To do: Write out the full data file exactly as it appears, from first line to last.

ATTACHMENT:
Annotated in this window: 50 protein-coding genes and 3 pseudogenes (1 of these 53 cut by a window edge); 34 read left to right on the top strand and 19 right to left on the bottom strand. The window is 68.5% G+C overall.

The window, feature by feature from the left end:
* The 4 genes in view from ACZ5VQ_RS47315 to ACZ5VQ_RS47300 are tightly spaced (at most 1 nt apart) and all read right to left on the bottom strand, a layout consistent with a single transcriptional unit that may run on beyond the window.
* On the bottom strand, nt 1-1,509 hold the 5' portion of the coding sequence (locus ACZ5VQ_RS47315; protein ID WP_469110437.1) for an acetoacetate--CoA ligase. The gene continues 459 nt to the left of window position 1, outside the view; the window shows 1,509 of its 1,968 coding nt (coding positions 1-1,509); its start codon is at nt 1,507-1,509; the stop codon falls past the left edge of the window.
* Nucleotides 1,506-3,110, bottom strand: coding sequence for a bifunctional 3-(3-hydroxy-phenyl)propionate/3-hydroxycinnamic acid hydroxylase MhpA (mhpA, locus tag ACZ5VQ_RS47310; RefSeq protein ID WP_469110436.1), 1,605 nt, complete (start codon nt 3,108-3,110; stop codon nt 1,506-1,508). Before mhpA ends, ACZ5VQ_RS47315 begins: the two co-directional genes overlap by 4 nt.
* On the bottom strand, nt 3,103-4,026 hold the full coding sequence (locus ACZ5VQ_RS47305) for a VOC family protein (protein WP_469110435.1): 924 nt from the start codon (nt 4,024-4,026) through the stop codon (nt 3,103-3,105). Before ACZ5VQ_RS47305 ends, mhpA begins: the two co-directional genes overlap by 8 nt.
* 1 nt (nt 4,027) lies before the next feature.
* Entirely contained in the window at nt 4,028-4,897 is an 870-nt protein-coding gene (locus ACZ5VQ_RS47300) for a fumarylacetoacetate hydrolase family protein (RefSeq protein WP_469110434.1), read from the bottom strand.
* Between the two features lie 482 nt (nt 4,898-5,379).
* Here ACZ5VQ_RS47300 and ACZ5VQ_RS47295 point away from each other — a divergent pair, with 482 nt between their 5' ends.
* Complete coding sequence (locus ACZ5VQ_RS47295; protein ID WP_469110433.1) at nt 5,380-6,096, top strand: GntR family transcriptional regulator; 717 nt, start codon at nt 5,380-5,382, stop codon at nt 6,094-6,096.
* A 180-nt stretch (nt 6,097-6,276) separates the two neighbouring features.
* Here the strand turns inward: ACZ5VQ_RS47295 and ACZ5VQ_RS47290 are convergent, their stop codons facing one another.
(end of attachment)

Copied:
Annotated in this window: 50 protein-coding genes and 3 pseudogenes (1 of these 53 cut by a window edge); 34 read left to right on the top strand and 19 right to left on the bottom strand. The window is 68.5% G+C overall.

The window, feature by feature from the left end:
* The 4 genes in view from ACZ5VQ_RS47315 to ACZ5VQ_RS47300 are tightly spaced (at most 1 nt apart) and all read right to left on the bottom strand, a layout consistent with a single transcriptional unit that may run on beyond the window.
* On the bottom strand, nt 1-1,509 hold the 5' portion of the coding sequence (locus ACZ5VQ_RS47315; protein ID WP_469110437.1) for an acetoacetate--CoA ligase. The gene continues 459 nt to the left of window position 1, outside the view; the window shows 1,509 of its 1,968 coding nt (coding positions 1-1,509); its start codon is at nt 1,507-1,509; the stop codon falls past the left edge of the window.
* Nucleotides 1,506-3,110, bottom strand: coding sequence for a bifunctional 3-(3-hydroxy-phenyl)propionate/3-hydroxycinnamic acid hydroxylase MhpA (mhpA, locus tag ACZ5VQ_RS47310; RefSeq protein ID WP_469110436.1), 1,605 nt, complete (start codon nt 3,108-3,110; stop codon nt 1,506-1,508). Before mhpA ends, ACZ5VQ_RS47315 begins: the two co-directional genes overlap by 4 nt.
* On the bottom strand, nt 3,103-4,026 hold the full coding sequence (locus ACZ5VQ_RS47305) for a VOC family protein (protein WP_469110435.1): 924 nt from the start codon (nt 4,024-4,026) through the stop codon (nt 3,103-3,105). Before ACZ5VQ_RS47305 ends, mhpA begins: the two co-directional genes overlap by 8 nt.
* 1 nt (nt 4,027) lies before the next feature.
* Entirely contained in the window at nt 4,028-4,897 is an 870-nt protein-coding gene (locus ACZ5VQ_RS47300) for a fumarylacetoacetate hydrolase family protein (RefSeq protein WP_469110434.1), read from the bottom strand.
* Between the two features lie 482 nt (nt 4,898-5,379).
* Here ACZ5VQ_RS47300 and ACZ5VQ_RS47295 point away from each other — a divergent pair, with 482 nt between their 5' ends.
* Complete coding sequence (locus ACZ5VQ_RS47295; protein ID WP_469110433.1) at nt 5,380-6,096, top strand: GntR family transcriptional regulator; 717 nt, start codon at nt 5,380-5,382, stop codon at nt 6,094-6,096.
* A 180-nt stretch (nt 6,097-6,276) separates the two neighbouring features.
* Here the strand turns inward: ACZ5VQ_RS47295 and ACZ5VQ_RS47290 are convergent, their stop codons facing one another.